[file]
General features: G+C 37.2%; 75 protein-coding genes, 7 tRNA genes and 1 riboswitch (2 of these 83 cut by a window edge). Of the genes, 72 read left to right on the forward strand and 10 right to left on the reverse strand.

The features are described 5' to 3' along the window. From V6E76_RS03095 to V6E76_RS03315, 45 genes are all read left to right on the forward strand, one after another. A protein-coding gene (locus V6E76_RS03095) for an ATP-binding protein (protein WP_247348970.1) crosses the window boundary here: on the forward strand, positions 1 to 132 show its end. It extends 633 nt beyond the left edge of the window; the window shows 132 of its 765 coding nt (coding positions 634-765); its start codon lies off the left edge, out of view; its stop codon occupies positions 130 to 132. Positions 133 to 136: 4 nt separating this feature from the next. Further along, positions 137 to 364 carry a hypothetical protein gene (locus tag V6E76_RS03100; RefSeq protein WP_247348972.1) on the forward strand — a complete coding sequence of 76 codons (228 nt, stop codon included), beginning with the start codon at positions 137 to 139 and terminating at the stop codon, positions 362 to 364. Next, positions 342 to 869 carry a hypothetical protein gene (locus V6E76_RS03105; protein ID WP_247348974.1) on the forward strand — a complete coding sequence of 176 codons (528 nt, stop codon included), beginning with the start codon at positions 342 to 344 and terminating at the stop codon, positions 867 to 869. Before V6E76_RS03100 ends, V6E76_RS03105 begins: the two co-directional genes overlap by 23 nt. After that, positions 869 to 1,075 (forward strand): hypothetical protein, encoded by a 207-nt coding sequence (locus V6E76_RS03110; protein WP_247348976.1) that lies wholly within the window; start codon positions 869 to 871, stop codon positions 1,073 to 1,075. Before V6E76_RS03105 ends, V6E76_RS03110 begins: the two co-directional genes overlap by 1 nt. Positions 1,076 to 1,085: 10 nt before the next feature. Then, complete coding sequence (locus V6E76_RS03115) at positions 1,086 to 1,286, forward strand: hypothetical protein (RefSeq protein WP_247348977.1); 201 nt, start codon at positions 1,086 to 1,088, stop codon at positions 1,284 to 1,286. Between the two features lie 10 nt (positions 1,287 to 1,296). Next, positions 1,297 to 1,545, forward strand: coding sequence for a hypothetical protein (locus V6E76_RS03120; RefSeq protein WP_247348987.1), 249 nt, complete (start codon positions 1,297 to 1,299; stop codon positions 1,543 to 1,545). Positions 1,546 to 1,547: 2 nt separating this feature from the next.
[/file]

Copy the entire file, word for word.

General features: G+C 37.2%; 75 protein-coding genes, 7 tRNA genes and 1 riboswitch (2 of these 83 cut by a window edge). Of the genes, 72 read left to right on the forward strand and 10 right to left on the reverse strand.

The features are described 5' to 3' along the window. From V6E76_RS03095 to V6E76_RS03315, 45 genes are all read left to right on the forward strand, one after another. A protein-coding gene (locus V6E76_RS03095) for an ATP-binding protein (protein WP_247348970.1) crosses the window boundary here: on the forward strand, positions 1 to 132 show its end. It extends 633 nt beyond the left edge of the window; the window shows 132 of its 765 coding nt (coding positions 634-765); its start codon lies off the left edge, out of view; its stop codon occupies positions 130 to 132. Positions 133 to 136: 4 nt separating this feature from the next. Further along, positions 137 to 364 carry a hypothetical protein gene (locus tag V6E76_RS03100; RefSeq protein WP_247348972.1) on the forward strand — a complete coding sequence of 76 codons (228 nt, stop codon included), beginning with the start codon at positions 137 to 139 and terminating at the stop codon, positions 362 to 364. Next, positions 342 to 869 carry a hypothetical protein gene (locus V6E76_RS03105; protein ID WP_247348974.1) on the forward strand — a complete coding sequence of 176 codons (528 nt, stop codon included), beginning with the start codon at positions 342 to 344 and terminating at the stop codon, positions 867 to 869. Before V6E76_RS03100 ends, V6E76_RS03105 begins: the two co-directional genes overlap by 23 nt. After that, positions 869 to 1,075 (forward strand): hypothetical protein, encoded by a 207-nt coding sequence (locus V6E76_RS03110; protein WP_247348976.1) that lies wholly within the window; start codon positions 869 to 871, stop codon positions 1,073 to 1,075. Before V6E76_RS03105 ends, V6E76_RS03110 begins: the two co-directional genes overlap by 1 nt. Positions 1,076 to 1,085: 10 nt before the next feature. Then, complete coding sequence (locus V6E76_RS03115) at positions 1,086 to 1,286, forward strand: hypothetical protein (RefSeq protein WP_247348977.1); 201 nt, start codon at positions 1,086 to 1,088, stop codon at positions 1,284 to 1,286. Between the two features lie 10 nt (positions 1,287 to 1,296). Next, positions 1,297 to 1,545, forward strand: coding sequence for a hypothetical protein (locus V6E76_RS03120; RefSeq protein WP_247348987.1), 249 nt, complete (start codon positions 1,297 to 1,299; stop codon positions 1,543 to 1,545). Positions 1,546 to 1,547: 2 nt separating this feature from the next.